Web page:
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On November 28th, 2014, Moltar, a writer at the website GamerGate.me, a site dedicated to publishing GamerGate related news and editorials published an article claiming that a top level faculty member of Harvard University had considered writing an article for the site. On December 7th, 2014, that article was published. Many people on various websites, and in the comments for that article rightfully questioned its veracity. In this article, I intend to go through and look at the method it uses to keep the author’s true identity anonymous, and what that method means.

The need for using a method of anonymization for the source is well founded. Several people that have dared to get close to either side of GamerGate have been tracked down, and have lost their jobs. While professors usually have tenure, many employees in the United States are hired at-will. So while it isn’t a breach of tenure to write about GamerGate, it is well founded to have a concern for ones family or friends being targeted. I consider it to be a valid level of protection to take so as to not get caught up in the entire mess any further than need be. The method chosen works well for it, though many people that read the essay did not understand how exactly it works. In that, the author was either unheard, or misunderstood by a significant portion of people that read the essay.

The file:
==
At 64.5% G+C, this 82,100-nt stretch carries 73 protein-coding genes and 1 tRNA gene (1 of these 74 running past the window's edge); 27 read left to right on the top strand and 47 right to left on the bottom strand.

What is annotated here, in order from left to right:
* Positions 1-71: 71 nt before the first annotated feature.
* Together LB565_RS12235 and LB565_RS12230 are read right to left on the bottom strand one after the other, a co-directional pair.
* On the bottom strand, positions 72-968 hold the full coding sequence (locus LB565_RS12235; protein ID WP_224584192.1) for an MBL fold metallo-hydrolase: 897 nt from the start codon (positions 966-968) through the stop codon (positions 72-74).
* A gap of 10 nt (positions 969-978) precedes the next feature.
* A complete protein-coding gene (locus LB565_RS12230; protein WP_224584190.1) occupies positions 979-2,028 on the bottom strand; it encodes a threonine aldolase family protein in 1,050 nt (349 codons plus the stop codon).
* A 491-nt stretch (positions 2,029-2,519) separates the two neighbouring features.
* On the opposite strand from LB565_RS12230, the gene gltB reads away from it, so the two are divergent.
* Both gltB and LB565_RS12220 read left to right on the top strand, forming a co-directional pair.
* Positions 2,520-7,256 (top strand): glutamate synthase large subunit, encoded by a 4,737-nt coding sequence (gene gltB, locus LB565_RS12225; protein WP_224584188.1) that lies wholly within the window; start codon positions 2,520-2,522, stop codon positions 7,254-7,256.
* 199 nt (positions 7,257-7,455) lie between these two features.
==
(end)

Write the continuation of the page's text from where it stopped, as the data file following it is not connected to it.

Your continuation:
The method used is similar to something called the Barium Meal Test better known as the Canary Trap, popularized by author Tom Clancy in his novel Patriot Games. The method in which it works is by selecting a number of words throughout the document, and replacing them with synonyms. This works to keep the overall meaning of the document intact, but makes it much harder to derive the original document, and thus the original author’s writing style. This is important in order to hinder writing analysis to essentially find the writer’s ‘fingerprint’ in their style and word choice.

To use a much simpler and straightforward example, consider the following text.

The quick brown fox jumps over the lazy dog.

Using related words, we can come up with alternatives.

The fast beige fox hurdles over the lazy hound.

An alternative could be,

The nimble tan fox hops over the lazy canine.

The effect is that the original message remains intact, but the writing style and wording is different. In a traditional counterintelligence role, seeing which version becomes public would allow those with the original document to know who leaked it, by virtue of comparing the different wording to who had the copy with that exact version. Usually over two or three paragraphs, there can be thousands of permutations. The author of The Harvard Essay had the luxury of using his entire article to do essentially that, in order to cloak his identity.